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M.J. Seiler, B.B. Thomas, Z. Chen, R. Wu, S.R. Sadda, R.B. Aramant; Retinal Transplants Restore Visual Responses – Transsynaptic Tracing From Visually Responsive Site in the Superior Colliculus (SC) Labels Transplant Neurons . Invest. Ophthalmol. Vis. Sci. 2005;46(13):4164.
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© ARVO (1962-2015); The Authors (2016-present)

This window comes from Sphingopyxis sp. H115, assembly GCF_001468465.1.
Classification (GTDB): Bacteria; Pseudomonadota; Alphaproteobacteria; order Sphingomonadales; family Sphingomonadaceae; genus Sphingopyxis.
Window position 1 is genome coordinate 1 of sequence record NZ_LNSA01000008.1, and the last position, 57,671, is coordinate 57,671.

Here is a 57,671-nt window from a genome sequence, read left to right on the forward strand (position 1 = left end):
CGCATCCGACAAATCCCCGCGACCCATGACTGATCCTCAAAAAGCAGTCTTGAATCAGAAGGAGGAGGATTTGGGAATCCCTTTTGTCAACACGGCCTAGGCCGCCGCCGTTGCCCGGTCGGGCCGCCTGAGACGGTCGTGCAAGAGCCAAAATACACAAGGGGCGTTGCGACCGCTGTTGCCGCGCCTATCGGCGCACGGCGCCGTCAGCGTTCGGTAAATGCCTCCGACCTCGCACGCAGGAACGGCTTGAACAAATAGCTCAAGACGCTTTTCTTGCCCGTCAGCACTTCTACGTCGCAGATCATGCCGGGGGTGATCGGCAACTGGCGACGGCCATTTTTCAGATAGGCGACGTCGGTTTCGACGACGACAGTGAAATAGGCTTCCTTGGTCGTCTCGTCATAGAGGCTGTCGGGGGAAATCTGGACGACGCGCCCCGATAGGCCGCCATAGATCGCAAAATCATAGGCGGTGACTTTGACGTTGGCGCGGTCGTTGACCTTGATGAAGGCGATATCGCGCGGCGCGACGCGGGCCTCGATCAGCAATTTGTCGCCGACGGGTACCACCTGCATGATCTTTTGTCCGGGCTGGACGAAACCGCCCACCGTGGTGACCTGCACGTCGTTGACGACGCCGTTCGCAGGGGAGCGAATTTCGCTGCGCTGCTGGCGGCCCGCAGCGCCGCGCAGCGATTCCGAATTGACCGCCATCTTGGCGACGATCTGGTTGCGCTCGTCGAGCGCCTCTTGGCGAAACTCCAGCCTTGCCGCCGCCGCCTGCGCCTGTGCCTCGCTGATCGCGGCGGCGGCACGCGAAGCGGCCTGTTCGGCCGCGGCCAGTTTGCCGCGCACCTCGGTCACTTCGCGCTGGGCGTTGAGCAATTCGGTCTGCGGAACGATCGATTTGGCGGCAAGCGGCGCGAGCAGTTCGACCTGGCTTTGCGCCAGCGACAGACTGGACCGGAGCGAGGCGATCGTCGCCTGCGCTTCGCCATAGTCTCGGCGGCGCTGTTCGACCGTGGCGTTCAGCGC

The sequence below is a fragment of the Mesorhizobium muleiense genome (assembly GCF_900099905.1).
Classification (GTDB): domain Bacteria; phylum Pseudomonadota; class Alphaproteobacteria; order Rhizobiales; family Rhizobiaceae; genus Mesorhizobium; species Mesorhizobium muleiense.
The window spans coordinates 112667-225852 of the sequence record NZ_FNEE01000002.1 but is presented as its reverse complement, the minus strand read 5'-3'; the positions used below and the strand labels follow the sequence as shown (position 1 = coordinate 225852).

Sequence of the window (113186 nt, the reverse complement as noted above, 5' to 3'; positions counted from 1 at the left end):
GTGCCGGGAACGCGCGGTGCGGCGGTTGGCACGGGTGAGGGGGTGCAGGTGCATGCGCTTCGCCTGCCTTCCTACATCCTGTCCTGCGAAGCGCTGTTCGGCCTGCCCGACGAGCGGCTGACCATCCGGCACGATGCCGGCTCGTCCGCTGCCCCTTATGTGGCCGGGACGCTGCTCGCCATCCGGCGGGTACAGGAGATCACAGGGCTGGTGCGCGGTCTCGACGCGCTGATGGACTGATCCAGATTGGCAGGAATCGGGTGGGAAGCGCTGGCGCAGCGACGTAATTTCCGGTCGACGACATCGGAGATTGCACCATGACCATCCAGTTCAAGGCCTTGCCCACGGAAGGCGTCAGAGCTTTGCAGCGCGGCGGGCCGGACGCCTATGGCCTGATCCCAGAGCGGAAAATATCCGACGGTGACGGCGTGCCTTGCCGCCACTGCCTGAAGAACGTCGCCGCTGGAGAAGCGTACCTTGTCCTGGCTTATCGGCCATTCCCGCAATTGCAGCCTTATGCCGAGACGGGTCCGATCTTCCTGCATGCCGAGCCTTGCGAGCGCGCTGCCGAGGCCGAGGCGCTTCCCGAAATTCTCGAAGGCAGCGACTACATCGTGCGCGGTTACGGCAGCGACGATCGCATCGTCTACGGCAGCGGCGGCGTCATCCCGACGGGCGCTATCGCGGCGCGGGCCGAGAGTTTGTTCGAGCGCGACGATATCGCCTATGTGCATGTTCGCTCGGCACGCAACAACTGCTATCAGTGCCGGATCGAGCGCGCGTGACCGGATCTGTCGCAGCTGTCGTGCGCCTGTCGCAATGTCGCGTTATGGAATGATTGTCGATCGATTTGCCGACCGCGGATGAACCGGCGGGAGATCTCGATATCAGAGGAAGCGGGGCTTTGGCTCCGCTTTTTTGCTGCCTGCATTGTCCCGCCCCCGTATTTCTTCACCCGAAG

Purpose: To demonstrate that visual responses in the SC are due to synaptic connections between fetal retinal transplants and degenerating host retinas. Methods: Sheets of E19 rat retina expressing human alkaline phosphatase (hPAP) were transplanted to the subretinal space of 3–4 week old transgenic S334ter–3 rats with fast retinal degeneration. Several months after transplantation, visual responses were recorded from the SC of transplanted rats. Then, the attenuated pseudorabies virus strains PRV–152 (expressing GFP) or BaBlu (expressing E. coli ß–galactosidase) were injected into the visually responsive site in the SC. These viruses are specifically transferred between neurons at synapses. After survival times of 1–2 days, the virus was detected in the retina by immunohistochemistry, in combination with different retinal cell markers, such as PKC, recoverin, calbindin, CaMK–II, and glutamine synthetase. Results: Transplant rats selected for virus tracing had response thresholds of –2.20 to –2.80 log cd/m2 in a small area of the SC corresponding to the retinal transplant placement. Such responses could not be found in non–transplanted transgenic rats (see abstract by Thomas et al.). In all experiments, the injection traced back to ganglion cells overlying the transplant or in close proximity to the transplant. Thirty hours after virus injection, few ganglion cells were labeled in this area. At survival times of 2 days, heavy virus label was found in the host retina, and many cells in the transplant were also labeled. Virus–labeled cells in the transplant were double–labeled for NeuN, Parvalbumin, CaMK–II and glutamine synthetase, indicating that both neurons and glial cells were labeled. Conclusions: This study provides anatomical evidence that synaptic connections between fetal retinal transplants and host retinas are involved in the restoration of visual responses in the SC.
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